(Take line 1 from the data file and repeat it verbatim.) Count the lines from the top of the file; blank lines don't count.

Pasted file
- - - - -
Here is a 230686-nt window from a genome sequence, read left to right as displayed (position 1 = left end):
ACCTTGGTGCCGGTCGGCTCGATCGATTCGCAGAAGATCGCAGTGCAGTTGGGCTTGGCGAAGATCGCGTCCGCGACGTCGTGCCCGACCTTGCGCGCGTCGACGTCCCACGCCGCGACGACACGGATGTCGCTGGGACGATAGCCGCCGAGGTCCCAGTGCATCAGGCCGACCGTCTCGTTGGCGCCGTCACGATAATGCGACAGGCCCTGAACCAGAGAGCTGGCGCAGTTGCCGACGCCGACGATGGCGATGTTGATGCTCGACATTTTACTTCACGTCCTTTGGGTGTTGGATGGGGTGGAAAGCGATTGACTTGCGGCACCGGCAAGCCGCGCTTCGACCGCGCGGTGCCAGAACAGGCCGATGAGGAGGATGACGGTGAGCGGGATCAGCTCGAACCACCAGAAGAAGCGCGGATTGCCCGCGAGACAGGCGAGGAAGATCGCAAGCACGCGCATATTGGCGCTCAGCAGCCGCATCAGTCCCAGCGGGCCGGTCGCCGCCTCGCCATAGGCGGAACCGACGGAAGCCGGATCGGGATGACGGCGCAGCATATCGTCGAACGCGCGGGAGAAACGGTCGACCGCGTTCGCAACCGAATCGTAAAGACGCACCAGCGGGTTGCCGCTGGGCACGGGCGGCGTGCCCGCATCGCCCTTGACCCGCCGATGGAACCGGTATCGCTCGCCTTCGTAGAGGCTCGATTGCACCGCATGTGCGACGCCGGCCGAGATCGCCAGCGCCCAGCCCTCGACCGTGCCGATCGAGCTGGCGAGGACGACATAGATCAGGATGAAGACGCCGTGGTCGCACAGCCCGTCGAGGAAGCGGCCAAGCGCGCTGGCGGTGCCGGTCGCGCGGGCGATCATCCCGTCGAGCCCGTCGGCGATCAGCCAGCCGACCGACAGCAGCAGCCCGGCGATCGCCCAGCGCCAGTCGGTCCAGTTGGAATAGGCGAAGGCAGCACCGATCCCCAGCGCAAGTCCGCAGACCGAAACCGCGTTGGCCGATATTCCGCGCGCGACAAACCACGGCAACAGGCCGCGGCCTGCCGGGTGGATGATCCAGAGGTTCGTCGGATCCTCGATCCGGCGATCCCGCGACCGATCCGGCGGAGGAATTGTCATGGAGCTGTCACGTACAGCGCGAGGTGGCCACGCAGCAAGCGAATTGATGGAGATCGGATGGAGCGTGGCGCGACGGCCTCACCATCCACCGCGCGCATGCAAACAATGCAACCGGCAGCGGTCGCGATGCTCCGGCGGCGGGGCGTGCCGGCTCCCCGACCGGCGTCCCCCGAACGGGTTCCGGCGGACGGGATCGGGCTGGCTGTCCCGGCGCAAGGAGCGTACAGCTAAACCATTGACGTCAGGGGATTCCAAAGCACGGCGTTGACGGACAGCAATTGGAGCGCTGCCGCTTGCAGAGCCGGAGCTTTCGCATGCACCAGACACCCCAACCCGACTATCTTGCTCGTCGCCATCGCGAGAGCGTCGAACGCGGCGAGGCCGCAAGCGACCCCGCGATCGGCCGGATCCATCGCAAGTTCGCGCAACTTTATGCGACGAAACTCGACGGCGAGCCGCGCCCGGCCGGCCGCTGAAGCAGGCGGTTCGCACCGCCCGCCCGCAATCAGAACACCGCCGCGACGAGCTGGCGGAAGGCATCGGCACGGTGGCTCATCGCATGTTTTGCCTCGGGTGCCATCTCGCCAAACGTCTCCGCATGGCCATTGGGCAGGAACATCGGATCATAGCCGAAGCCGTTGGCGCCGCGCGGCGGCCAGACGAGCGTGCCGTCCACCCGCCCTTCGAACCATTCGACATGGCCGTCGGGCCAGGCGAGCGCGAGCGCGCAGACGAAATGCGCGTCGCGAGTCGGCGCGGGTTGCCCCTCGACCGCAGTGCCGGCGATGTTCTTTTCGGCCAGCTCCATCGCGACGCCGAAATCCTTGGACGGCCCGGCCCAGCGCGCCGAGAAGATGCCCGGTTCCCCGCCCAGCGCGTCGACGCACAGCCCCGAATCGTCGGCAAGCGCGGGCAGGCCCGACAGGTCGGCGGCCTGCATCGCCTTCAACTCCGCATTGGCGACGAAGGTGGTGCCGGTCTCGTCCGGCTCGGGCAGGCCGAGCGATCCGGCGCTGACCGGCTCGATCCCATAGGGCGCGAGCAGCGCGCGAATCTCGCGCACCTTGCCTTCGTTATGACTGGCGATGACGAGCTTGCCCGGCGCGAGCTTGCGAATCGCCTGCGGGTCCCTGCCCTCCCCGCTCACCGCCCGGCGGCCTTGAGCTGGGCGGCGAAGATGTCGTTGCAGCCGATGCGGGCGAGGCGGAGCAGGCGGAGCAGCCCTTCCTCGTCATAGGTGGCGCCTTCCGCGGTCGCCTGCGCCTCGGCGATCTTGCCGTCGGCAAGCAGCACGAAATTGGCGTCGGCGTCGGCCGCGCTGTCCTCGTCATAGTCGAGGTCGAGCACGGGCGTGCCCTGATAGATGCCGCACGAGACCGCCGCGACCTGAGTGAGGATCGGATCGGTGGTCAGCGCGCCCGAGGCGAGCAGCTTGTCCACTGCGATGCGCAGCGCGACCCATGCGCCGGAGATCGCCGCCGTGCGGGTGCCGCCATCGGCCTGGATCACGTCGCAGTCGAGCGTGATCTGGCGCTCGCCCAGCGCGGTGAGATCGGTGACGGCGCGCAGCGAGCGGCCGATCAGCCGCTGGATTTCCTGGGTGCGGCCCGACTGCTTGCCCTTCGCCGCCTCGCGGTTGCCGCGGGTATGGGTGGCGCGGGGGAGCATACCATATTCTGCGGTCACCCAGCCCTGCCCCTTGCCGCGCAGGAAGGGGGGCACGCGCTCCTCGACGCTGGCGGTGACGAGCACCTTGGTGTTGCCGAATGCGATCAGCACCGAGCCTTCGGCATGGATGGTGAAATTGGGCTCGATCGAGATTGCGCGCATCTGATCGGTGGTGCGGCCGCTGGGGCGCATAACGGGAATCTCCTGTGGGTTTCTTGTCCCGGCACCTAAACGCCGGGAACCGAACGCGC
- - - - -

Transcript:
Here is a 230686-nt window from a genome sequence, read left to right as displayed (position 1 = left end):